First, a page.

This page tells you about the hormone therapy tamoxifen and its possible side effects. There are sections about
Many breast cancers are stimulated to grow by the female sex hormones oestrogen and progesterone. These breast cancers are called hormone sensitive or hormone receptor positive. Tamoxifen is usually prescribed for women who are ER positive. That means that their breast cancer cells have oestrogen receptors (ER). The oestrogen receptor is the part of the breast cancer cell that oestrogen locks on to, stimulating the cell to divide and grow. Tamoxifen blocks the oestrogen receptor. It lowers the risk of breast cancer coming back (recurring) after surgery or developing in the other breast.
Breast cancer is rare in men but tamoxifen can be a helpful treatment if the cancer is ER positive. We have information about breast cancer in men, which includes information about the possible side effects of tamoxifen treatment.
To find out if your cancer has hormone receptors, your specialist will arrange tests on your breast cancer cells. Your specialist may also prescribe tamoxifen if your cancer cells are ER negative, but have progesterone receptors (are PR positive).
Tamoxifen comes as a tablet or liquid that you swallow. You take it daily. You may find it easiest to take it at the same time every day. It is important to keep these tablets out of the reach of children.
There is some research showing that tamoxifen can interact with drugs that contain cytochrome P enzymes (CYP). This includes some types of antidepressants called SSRIs, in particular paroxetine, as well as drugs to treat heart conditions, acid reflux and a few others. This means that the tamoxifen doesn’t work as well as it should and may increase the risk of the cancer coming back. We need more research to confirm this. Tell your doctor if you are taking any other medicines.
It is very important that you take tablets according to the instructions your doctor or pharmacist gave you. Whether you have a full or empty stomach, for example, can affect how much of a drug gets into your bloodstream. You should take the right dose, not more or less. And never stop taking a cancer drug without talking to your specialist first. There has been a lot of research looking into how long women should take tamoxifen after breast cancer. If you don't carry on taking it for the full time, you won't get the full benefit of protection against your breast cancer returning.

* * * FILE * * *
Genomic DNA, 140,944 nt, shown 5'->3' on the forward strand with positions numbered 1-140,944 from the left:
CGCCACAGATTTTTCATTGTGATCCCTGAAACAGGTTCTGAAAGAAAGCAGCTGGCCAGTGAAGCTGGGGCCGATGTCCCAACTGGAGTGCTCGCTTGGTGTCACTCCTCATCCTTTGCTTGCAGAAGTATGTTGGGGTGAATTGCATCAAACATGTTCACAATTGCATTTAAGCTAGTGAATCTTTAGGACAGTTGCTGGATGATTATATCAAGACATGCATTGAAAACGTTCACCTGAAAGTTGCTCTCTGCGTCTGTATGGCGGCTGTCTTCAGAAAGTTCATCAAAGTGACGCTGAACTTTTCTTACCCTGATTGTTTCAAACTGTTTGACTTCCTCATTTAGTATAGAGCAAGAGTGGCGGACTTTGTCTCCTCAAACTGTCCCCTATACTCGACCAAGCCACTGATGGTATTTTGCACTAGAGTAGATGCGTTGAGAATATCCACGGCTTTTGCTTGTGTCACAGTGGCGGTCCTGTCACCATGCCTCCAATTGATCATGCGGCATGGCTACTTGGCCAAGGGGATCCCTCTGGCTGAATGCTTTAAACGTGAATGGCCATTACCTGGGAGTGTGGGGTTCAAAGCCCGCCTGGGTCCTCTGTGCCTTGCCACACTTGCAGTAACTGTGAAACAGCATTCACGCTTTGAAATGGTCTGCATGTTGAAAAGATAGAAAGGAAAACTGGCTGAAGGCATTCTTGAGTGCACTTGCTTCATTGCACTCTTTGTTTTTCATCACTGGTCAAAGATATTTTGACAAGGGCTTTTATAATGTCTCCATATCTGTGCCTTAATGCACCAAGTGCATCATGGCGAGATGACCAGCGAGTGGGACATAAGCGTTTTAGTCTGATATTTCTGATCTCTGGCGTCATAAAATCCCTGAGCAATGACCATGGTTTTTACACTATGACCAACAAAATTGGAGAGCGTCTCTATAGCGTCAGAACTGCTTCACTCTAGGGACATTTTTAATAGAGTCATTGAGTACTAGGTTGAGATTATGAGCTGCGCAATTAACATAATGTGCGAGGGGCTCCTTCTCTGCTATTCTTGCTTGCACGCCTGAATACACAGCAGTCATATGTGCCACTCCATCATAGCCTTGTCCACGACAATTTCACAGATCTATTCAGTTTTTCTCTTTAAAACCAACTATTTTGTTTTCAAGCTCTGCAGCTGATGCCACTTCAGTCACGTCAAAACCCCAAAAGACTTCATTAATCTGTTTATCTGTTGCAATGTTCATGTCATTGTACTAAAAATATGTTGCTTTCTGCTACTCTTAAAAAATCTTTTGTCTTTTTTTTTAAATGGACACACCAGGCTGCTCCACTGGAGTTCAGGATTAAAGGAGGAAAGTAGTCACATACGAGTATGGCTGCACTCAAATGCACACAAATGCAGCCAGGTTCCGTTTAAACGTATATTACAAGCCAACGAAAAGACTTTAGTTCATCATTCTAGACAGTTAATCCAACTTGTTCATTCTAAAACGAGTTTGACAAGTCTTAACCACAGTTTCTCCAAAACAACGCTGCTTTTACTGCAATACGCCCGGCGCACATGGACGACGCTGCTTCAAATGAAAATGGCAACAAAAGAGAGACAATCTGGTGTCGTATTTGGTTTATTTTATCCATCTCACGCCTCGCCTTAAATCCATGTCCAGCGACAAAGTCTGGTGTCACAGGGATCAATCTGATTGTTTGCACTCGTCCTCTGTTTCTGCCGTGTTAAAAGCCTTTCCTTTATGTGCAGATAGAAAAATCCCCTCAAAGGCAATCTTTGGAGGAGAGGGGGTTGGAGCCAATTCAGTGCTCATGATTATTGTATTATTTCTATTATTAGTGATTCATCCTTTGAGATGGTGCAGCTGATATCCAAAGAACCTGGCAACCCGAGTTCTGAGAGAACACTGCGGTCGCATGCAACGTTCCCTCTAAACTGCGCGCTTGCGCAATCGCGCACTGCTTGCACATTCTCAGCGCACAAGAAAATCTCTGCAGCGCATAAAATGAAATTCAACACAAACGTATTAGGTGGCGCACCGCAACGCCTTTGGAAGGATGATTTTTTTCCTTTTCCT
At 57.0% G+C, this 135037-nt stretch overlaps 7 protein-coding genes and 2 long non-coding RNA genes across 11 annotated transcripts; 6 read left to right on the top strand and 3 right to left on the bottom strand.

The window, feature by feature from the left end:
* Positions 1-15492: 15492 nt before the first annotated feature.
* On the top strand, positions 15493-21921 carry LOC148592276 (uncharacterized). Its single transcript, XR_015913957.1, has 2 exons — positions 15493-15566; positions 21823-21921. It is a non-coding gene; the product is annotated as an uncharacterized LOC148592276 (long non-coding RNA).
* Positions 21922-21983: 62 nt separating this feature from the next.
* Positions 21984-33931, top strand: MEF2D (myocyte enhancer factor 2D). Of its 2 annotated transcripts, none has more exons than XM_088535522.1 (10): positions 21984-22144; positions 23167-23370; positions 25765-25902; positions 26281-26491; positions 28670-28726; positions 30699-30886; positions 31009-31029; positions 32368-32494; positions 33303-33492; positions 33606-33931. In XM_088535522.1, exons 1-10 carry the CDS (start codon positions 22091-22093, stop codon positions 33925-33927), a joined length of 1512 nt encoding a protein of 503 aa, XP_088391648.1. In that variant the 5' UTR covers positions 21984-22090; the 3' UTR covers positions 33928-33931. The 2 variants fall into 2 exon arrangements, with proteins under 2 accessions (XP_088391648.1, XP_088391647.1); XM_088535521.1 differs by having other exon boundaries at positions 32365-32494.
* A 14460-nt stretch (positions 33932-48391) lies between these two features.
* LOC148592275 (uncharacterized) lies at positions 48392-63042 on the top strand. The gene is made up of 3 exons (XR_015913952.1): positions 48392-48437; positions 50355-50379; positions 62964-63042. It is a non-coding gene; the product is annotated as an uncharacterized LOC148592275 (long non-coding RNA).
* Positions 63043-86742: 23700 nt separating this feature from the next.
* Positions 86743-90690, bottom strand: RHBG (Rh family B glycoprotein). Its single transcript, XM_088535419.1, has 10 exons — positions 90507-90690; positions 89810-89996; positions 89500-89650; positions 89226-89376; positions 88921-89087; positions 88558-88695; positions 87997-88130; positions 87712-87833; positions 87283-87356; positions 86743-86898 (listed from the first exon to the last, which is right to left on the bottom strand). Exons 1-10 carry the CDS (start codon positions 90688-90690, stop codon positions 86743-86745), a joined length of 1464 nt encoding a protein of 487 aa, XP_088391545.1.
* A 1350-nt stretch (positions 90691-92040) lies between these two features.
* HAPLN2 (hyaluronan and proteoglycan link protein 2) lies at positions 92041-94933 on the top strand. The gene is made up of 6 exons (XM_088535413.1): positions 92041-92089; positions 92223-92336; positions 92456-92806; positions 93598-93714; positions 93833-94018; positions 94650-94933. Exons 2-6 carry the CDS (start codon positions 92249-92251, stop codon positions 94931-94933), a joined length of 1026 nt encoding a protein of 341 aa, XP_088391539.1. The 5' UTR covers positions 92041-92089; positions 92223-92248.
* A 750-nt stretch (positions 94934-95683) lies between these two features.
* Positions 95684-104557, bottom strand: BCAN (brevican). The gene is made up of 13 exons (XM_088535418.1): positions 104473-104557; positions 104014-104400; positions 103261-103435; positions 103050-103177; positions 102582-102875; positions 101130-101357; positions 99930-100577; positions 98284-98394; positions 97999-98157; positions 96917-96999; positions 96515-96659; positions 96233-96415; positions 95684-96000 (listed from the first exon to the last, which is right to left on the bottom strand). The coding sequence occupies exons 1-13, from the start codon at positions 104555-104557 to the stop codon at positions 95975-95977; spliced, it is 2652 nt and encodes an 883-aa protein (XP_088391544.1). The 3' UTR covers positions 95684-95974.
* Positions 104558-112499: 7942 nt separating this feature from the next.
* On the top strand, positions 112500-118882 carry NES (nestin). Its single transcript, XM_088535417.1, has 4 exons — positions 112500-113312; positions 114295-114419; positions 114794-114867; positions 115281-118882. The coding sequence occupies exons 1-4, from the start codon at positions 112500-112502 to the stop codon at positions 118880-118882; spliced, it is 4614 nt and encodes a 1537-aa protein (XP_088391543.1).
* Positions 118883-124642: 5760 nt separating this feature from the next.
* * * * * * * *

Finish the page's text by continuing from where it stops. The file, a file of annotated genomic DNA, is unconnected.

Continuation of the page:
We've listed the side effects associated with tamoxifen below. You can use the links to find out more about each side effect. Or go to the cancer drug side effects section for general information.
More than 10 in every 100 people have one or more of these.
- Hot flushes and sweats – around 45% of women have moderate to severe hot flushes and sweats while taking tamoxifen
- Changes to your periods – if you haven’t had your menopause your periods may become irregular. Some women find their periods stop. They usually start again within 6 to12 months of treatment finishing. However, for some women close to the time of their natural menopause they don’t start again
- Fatigue (tiredness) affects about 1 out of 4 women (25%)
- Painful joints happen in about 1 out of 4 (25%) women
- Tamoxifen may have a harmful effect on a developing baby and before you start treatment you should let your doctor or nurse know if there is any possibility that you may be pregnant
- Tamoxifen is not a contraceptive and even if your periods have stopped, you could become pregnant while you are on treatment – discuss contraception with your doctor or nurse before you start your treatment